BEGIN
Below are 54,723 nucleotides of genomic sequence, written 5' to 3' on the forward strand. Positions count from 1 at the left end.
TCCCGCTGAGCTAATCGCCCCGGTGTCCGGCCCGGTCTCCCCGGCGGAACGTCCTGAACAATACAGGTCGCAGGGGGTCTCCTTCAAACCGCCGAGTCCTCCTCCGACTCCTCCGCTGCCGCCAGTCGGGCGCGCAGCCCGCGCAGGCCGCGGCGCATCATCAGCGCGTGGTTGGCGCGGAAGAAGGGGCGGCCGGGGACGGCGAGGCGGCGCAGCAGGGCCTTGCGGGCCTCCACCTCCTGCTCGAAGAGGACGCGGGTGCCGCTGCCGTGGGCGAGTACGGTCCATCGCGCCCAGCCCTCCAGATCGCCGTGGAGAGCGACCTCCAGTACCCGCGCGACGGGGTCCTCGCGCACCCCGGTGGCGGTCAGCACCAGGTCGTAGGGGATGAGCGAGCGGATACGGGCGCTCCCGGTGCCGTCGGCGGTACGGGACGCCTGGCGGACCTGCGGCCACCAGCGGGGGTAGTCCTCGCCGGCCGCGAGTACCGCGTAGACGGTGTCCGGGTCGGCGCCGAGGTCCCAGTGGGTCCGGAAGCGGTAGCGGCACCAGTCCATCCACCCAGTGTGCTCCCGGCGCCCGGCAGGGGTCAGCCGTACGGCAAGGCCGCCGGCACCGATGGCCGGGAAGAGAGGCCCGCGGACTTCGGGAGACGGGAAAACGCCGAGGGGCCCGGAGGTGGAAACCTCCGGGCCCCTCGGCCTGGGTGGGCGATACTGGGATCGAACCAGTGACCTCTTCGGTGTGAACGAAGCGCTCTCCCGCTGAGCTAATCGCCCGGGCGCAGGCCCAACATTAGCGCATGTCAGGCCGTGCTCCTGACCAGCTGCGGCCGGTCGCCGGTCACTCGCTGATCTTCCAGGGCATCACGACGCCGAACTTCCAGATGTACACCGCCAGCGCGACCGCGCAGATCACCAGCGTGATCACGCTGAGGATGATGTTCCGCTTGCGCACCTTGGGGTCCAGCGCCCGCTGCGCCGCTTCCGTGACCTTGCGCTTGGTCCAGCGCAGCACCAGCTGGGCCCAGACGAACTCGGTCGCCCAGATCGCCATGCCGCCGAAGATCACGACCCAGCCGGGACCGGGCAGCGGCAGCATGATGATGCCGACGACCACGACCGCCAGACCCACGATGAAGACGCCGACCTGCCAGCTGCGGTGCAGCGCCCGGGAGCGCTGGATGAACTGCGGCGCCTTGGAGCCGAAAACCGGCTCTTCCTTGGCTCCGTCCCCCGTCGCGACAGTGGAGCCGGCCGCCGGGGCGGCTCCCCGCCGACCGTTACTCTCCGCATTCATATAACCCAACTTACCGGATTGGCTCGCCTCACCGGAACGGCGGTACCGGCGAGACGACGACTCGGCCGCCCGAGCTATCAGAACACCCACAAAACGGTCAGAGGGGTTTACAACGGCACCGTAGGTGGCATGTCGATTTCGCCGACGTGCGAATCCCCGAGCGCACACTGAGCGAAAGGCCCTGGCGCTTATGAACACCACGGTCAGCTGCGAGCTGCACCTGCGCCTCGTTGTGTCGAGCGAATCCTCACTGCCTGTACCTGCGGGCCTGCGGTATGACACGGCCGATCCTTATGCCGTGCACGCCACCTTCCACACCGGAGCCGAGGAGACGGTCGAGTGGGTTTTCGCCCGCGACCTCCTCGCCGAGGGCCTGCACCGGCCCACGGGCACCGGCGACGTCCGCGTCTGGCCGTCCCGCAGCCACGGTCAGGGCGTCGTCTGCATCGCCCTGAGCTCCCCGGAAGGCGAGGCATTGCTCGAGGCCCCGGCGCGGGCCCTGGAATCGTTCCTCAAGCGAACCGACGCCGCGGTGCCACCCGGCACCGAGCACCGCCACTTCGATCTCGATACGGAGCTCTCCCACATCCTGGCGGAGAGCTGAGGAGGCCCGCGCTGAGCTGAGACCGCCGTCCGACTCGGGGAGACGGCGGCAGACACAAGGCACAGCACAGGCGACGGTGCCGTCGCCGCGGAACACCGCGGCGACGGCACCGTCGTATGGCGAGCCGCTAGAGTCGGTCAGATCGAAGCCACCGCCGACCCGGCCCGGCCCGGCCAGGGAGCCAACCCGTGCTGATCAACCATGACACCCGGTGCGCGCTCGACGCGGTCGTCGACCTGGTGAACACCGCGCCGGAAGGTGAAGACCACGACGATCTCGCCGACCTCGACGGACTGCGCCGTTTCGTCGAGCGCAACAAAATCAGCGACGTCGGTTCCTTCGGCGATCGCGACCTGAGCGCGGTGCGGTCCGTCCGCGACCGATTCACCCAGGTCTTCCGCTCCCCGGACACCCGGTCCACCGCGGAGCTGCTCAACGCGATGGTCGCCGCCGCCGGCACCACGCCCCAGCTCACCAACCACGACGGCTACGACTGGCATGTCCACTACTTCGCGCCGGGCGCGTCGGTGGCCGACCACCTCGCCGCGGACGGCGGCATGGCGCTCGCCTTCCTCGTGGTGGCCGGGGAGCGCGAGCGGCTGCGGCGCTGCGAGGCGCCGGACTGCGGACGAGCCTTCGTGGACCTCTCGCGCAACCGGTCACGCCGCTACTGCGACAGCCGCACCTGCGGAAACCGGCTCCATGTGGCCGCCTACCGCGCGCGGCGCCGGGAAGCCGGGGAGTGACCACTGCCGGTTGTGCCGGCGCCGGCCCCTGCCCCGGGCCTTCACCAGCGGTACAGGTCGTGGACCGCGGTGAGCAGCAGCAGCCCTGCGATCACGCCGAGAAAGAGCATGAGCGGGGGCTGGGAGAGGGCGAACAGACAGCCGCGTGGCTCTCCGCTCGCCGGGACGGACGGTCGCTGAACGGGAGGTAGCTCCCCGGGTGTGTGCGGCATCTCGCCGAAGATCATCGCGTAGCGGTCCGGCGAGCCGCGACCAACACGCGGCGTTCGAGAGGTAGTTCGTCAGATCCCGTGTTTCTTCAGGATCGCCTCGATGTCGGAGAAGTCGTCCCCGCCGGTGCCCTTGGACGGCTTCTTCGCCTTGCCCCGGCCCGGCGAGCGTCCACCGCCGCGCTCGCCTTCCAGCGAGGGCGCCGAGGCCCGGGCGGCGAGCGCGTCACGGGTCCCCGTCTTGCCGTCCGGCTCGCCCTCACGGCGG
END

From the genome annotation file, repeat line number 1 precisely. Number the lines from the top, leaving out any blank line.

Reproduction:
Below are 54,723 nucleotides of genomic sequence, written 5' to 3' on the forward strand. Positions count from 1 at the left end.